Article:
The reality is that public relations is an indispensable part of business development strategy for every firm, regardless of size. Getting quoted in news stories, both in targeted industry publications and mainstream media, is one of the most cost-effective ways of securing exposure. A good public relations plan serves several purposes: it builds reputation and visibility, allows firms, practice areas and solo practitioners to become known, liked and trusted in their target market, and finally—and most importantly— helps to bring more business.
Before embarking on a public relations plan, you must ensure that all of the firm’s marketing communications materials, such as blogs, Web sites, newsletters and e-zines, address the “What’s in it for me question for prospects and that differentiation is clear. The next step is to target the industry publications and media outlets that your target market reads.
Whether you’re a firm that is working with public relations consultants or implementing the plan with internal resources, or you’re a solo practitioner implementing it on your own, the following considerations will make your media relations plan a lot more focused and effective.
Who are my clients? What do they read? Do they read online publications? Knowing the answers to these questions will guide your choices of the publications to target, whether they are local dailies, weeklies, magazines or trade/professional journals. While being quoted in The New York Times is prestigious, it’s meaningless if your target market doesn’t read that publication. There are attorneys who want media exposure for personal reasons, but often this is in direct conflict with the targeted media relations campaign.
- Conduct an audit of your expertise. What areas of expertise do you have that are frequently the focus of news stories? This will help you identify reporters who cover your area of expertise and build relationships with them. Reporters are constantly on the lookout for attorneys who can simplify legislation; knowing who covers your area of expertise will help position you as a source. For example, if your area of expertise is workplace discrimination in the financial services industry, getting to know reporters who cover this beat is key.
- Know what reporters have been covering in your areas of expertise. There is nothing worse than pitching a story that has already been covered. Not only is it embarrassing, but it also demonstrates to the reporter that you or your public relations team has not done the homework. It is a sure way of lessening your credibility with that reporter.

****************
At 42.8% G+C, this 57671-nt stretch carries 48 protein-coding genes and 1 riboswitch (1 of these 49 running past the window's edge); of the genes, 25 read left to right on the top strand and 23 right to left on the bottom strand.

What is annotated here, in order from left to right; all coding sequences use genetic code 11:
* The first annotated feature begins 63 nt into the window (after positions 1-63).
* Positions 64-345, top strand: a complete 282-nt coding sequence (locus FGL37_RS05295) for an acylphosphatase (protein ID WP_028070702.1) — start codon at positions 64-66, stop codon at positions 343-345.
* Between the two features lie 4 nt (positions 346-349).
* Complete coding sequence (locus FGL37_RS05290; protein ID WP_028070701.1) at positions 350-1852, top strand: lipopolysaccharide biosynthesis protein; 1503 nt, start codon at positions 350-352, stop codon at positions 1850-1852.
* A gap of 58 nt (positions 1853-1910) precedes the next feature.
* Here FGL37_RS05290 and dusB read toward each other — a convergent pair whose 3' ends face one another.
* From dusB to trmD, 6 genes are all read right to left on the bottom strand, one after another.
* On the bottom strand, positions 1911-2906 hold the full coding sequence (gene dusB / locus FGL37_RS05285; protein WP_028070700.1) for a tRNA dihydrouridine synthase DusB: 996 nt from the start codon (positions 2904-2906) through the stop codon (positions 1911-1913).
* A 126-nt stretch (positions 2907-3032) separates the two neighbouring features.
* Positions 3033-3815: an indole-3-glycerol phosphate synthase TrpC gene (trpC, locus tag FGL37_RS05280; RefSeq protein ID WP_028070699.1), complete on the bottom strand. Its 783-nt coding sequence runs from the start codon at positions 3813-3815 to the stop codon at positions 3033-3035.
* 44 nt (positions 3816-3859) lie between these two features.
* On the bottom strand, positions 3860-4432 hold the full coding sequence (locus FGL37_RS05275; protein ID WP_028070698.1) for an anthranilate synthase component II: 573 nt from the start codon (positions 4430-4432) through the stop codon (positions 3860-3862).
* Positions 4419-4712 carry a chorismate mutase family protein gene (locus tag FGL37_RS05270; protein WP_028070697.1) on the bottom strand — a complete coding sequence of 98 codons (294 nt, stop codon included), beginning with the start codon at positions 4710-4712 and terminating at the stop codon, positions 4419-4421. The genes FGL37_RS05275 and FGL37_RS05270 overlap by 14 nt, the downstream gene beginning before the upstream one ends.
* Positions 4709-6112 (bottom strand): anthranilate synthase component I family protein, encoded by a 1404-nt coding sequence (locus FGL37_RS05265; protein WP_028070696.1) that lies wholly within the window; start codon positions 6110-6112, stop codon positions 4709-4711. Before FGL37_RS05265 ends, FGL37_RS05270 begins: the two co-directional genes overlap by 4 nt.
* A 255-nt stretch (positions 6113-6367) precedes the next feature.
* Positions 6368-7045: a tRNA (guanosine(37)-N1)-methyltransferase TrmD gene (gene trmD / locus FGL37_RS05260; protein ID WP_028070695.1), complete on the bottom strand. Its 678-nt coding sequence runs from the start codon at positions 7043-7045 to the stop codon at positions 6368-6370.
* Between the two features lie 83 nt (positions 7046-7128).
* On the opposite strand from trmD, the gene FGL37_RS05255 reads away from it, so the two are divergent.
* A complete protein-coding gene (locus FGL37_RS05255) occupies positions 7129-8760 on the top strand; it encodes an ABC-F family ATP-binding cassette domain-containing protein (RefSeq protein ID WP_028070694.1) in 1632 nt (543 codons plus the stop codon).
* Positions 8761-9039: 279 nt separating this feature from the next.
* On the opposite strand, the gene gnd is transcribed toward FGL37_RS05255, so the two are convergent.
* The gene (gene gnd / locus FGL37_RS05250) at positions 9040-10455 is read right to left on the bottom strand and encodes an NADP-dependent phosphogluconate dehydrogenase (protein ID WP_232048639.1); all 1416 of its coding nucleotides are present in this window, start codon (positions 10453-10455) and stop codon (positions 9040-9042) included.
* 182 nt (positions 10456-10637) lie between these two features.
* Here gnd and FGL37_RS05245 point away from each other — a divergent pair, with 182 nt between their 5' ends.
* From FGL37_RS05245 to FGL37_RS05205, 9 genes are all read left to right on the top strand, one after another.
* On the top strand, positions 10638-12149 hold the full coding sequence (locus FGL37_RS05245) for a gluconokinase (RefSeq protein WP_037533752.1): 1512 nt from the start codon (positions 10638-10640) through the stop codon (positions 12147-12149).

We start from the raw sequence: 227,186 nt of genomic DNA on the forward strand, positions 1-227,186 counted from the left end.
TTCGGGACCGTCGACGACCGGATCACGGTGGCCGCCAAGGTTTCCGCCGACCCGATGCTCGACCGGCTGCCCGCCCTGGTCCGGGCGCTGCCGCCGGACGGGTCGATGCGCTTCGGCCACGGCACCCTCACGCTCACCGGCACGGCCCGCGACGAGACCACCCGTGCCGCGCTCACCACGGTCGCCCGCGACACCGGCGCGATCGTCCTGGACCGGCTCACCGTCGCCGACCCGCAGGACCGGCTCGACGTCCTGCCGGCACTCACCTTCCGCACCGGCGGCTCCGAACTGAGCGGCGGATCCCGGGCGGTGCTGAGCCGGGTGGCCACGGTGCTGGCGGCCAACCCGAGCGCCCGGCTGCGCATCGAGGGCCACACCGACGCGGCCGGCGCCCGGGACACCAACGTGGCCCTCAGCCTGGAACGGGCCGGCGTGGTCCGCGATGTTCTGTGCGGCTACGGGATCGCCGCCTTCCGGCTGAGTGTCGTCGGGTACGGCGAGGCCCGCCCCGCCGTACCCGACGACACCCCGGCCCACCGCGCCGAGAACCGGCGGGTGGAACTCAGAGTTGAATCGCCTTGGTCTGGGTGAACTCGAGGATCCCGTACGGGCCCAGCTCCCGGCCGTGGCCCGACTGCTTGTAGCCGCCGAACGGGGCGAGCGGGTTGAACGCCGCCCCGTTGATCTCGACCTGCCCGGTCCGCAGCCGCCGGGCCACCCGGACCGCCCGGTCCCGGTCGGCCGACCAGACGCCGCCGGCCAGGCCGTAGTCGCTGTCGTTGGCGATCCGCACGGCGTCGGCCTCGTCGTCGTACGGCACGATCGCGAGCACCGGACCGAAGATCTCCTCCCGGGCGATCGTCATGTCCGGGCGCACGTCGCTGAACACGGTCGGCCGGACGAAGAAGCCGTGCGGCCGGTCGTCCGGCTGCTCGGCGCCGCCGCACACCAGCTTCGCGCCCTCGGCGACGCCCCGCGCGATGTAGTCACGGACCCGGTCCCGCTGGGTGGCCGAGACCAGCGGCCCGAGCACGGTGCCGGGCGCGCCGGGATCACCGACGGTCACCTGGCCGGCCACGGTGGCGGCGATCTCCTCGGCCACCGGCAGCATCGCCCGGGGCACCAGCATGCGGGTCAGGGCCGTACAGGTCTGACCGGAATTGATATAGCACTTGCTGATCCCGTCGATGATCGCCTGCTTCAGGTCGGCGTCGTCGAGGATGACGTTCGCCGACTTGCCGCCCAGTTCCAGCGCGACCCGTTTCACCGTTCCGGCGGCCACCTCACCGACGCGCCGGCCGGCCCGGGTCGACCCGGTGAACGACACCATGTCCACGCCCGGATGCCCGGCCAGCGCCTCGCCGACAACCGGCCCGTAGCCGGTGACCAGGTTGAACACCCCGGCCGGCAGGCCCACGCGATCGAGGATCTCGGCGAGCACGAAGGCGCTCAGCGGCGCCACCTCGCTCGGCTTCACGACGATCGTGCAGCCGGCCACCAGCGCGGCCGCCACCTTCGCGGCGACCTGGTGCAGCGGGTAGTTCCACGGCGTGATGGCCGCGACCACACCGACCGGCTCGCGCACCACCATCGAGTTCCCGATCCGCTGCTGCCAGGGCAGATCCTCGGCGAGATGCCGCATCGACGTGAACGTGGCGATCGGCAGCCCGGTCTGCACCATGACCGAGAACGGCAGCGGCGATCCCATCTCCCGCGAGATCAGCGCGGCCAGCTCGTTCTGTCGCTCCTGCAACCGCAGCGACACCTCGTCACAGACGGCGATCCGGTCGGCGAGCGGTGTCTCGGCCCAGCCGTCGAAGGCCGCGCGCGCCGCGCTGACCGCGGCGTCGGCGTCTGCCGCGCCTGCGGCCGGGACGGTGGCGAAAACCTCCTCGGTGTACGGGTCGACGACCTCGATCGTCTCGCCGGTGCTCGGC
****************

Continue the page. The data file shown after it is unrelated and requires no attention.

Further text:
- Don’t overlook changes or emerging trends in your practice area. These offer golden opportunities to be quoted or to provide commentary. Once you have built those relationships, you can send reporters a quick e-mail or call them, alerting them to possible stories.
- Too often opportunities on the Op-Ed pages are overlooked Writing an Op-Ed piece is a good way of getting to know the editor and bringing to light an issue that is affecting your target market. Letters published in Op-Ed pages can result in story ideas for reporters.
- Depending on your targeted publication, you can pitch Q&As and stories on pitfalls to avoid, such as the top ten mistakes to avoid when friends become partners in business ventures or top ten mistakes to avoid when negotiating a severance package. Even if your story submissions are overlooked, every couple of months, with the permission of the reporter, continue to send him story ideas. Reporters/producers/guest bookers all keep background information on topics that they cover.
- Don’t overlook the importance of becoming a resource for the reporter; this is where you provide background information. While you may not be quoted immediately, opportunities will continue to come your way. Reporters tend to have long memories; they know who is a valuable and trustworthy source. The busier they are, the more premium they place on their sources. Becoming a resource goes a long way toward building relationships with reporters.
- Consider inviting reporters to any Continuing Legal Education training/seminars that the firm may be offering. By extending the invitation, make certain that the seminar is in an area that the reporter is interested in.
- Monitor editorial calendars regularly. Many publications have their calendar online. An editorial calendar is a valuable tool for gauging what a publication plans to cover throughout the year, and helps you avoid missed opportunities. It gives attorneys and law firms plenty of time to remind reporters that they are available to be quoted and provides time to craft and submit story ideas.
- Know when to say no to the press. Reporters may be focusing on stories that will be detrimental to your target market. In such circumstances, it is prudent to give reporters a couple of other sources from whom they can obtain a quote. Whether or not an attorney wants to be quoted in such a story, it is still imperative to return the phone call in a timely manner.
- Becoming known as an expert in one or more areas is only part of the equation; the other part is leveraging these opportunities successfully into other marketing activities. Articles, columns and/or bylines written by attorneys can be sent to prospects, strategic alliances and clients with the view of providing value, rather than circulating them with the intent of getting the attorney known.
Finally, it is absolutely imperative to recognize and understand that building credibility and visibility does not happen overnight and rarely does it reap immediate results. It may take a nanosecond to destroy a reputation, but to build one takes work, effort and commitment from all the decision makers in the firm. However, with a sustained campaign working in conjunction with other marketing activities, public relations will reap huge dividends.